On the picket line

fedexteamstersrallyFedEx workers win a place at the bargaining table

“What they said couldn’t be done is getting done,” two Charlotte, N.C., FedEx drivers announced triumphantly in a June 11 video at ChangeFedExToWin.org. FedEx Freight workers in Philadelphia and Charlotte, represented by Teamsters Local 71, entered contract negotiations June 15 and 16, respectively, three months after a Ninth Circuit Court of Appeals judge ordered the company to bargain with the two locals. In its 45-year history, the notoriously anti-union FedEx had barred workers in the freight division from collective bargaining.

This labor victory culminates a years-long, David-and-Goliath struggle against FedEx, which during 2009-10 spent over $21.1 million lobbying Congress against labor rights legislation. Workers and supporters in the Teamsters union fought back on multiple fronts, with National Labor Review Board complaints and in federal court, on picket lines in California and at rallies in Philadelphia and Charlotte.

After the first Charlotte meeting with management, Teamsters Local 71 President Joe Eason declared, “We are going to hold the company’s feet to the fire during negotiations and we are committed to negotiating a first contract for the workers in Charlotte.” (TTnews.com)

Broad support for Minnesota nurses’ strike

Some 4,800 members of the Minnesota Nurses Association struck five hospitals operated by Allina Health in the Twin Cities metro area June 19-26. Despite a net income of $1.3 billion over the past six years, while workers and their families struggled after the 2008-09 recession, Allina has continued to dangerously understaff hospitals. Management demanded that the nurses accept a $10 million cut in their health plan. Of the five major health care groups in the area, four currently offer the plan Allina wants to cut. When workers rejected the offer, Allina refused to return to the bargaining table.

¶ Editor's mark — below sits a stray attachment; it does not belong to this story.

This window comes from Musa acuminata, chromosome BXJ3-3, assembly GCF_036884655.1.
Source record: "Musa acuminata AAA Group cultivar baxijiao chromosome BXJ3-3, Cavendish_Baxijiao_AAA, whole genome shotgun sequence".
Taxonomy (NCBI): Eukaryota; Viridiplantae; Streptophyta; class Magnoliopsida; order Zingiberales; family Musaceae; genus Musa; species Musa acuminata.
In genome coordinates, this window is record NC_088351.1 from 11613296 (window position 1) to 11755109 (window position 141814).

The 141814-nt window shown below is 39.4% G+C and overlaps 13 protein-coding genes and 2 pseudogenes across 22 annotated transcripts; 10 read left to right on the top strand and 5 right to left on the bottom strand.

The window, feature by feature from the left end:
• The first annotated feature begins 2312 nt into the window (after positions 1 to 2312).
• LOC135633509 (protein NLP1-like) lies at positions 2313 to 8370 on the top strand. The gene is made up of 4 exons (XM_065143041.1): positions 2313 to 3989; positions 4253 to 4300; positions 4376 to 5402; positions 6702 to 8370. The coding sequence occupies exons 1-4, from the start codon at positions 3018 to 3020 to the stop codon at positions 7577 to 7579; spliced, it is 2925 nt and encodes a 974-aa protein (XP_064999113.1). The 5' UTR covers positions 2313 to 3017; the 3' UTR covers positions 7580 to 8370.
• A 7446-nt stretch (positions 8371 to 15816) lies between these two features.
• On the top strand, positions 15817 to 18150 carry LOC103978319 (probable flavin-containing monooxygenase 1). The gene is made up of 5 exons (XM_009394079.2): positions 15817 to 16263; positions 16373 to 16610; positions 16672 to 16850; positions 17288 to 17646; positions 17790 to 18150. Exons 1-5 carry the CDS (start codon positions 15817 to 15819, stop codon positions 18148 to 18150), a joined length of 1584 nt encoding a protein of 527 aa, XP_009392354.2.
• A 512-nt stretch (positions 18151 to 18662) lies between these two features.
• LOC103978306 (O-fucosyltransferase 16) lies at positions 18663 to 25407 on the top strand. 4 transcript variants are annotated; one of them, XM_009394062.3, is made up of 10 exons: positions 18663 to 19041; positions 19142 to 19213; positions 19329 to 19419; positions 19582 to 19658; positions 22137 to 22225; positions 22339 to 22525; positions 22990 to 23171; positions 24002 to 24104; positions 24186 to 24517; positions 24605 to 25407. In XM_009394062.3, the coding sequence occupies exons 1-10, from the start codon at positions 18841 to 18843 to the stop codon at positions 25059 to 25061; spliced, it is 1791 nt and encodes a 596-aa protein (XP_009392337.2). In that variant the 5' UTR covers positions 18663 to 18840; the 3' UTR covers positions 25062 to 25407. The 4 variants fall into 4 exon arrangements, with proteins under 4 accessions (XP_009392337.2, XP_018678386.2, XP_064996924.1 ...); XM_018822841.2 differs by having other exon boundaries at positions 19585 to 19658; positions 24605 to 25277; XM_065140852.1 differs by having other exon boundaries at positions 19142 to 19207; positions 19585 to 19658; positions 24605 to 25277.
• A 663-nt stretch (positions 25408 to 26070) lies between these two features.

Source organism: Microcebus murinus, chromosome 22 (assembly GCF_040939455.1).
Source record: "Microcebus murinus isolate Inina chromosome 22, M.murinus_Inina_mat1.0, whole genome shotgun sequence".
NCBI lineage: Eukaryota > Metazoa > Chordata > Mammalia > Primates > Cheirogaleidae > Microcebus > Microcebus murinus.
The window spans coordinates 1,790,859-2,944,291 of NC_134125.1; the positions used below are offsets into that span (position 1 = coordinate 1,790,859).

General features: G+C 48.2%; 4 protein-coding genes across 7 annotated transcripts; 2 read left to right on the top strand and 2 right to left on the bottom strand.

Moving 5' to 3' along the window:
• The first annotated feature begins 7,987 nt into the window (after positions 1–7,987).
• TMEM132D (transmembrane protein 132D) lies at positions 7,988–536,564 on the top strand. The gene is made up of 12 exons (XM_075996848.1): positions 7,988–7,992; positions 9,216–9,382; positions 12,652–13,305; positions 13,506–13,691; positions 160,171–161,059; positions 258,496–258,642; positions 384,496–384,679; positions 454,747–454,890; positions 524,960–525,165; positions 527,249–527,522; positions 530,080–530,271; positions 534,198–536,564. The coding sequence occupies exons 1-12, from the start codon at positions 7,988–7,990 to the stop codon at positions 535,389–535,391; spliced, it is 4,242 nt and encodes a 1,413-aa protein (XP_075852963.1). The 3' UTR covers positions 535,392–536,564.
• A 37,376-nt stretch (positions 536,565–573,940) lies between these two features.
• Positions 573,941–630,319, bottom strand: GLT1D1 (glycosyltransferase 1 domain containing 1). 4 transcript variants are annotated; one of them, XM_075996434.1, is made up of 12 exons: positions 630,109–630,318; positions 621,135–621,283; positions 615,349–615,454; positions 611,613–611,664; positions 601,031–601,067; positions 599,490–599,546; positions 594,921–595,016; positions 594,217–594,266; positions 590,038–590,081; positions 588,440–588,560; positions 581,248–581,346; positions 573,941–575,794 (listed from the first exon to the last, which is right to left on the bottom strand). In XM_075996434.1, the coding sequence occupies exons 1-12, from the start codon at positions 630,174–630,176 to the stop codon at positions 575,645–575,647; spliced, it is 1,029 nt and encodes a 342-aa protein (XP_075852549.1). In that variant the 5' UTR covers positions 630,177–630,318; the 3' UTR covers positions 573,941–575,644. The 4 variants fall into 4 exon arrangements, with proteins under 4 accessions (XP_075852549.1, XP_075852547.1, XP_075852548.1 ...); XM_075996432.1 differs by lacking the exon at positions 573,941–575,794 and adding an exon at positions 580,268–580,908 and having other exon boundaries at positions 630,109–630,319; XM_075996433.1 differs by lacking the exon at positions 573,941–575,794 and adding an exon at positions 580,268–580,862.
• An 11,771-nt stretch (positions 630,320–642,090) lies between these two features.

The nurses were joined on the picket line by members of the SEIU Healthcare Minnesota and Education Minnesota unions, city council members, and doctors and patients. “It might be a cliché, but for me it goes back to the old adage, ‘An injury to one is an injury to all,’” explained Brionna Harder, a teacher and member of Education Minnesota who supported the strike. (WorkdayMinnesota.org, June 23)

The nurses returned to work on June 26 under the terms of the previous contract. As of that date neither side had proposed a return to the bargaining table.

Macy’s and Triumph workers win better contracts after strike votes

Two strike votes, on opposite coasts, showed the power of the strike threat, leading to much improved contacts in June. Hundreds of workers, represented by Department Store Union (RWDSU) Local 1-S, rallied outside Macy’s flagship store in New York City on June 2. While many workers at four area stores earn as little as $9 an hour, CEO Terry Lundgren’s total compensation in 2014 rose to nearly $13 million, up from more than $11.4 million in 2013. A vote to strike on June 15, the day the contract expired, sent Macy’s back to the table. On June 23, the 5,000 RWDSU members ratified a new, four-year contract by 97.5 percent. The agreement includes substantial wage increases; a better, more affordable health care plan; and fair schedules, including no mandatory work on major holidays. (rwdsu.org, June 24)

As of June 23, 400 members of Machinists Union (IAMAW) District Lodge 751 at Triumph Composite Systems in Spokane, Wash., voted by 82 percent to accept the company’s offer of a four-year contract and return to work on June 27. The company locked them out on May 10 after a strike vote of 93 percent on May 9.

The new contract made significant gains, curbing the two-tier wage and benefit system. By giving raises to the newer workers, the contract cut in half the 12.5 percent pay gap between workers hired before 2006 and those hired after. All workers get lump-sum bonuses totaling $7,000 spread over three years and all workers get a 3 percent raise the fourth year. The company will fund a new retirement plan for workers hired since 2013 and maintain the current health care cost-sharing plan. “What has happened here over the past six weeks is a shining example of the power of union membership where workers have the right to bargain with their employer,” observed IAM Local 751 President Jon Holden. (IAM751.com, June 24)

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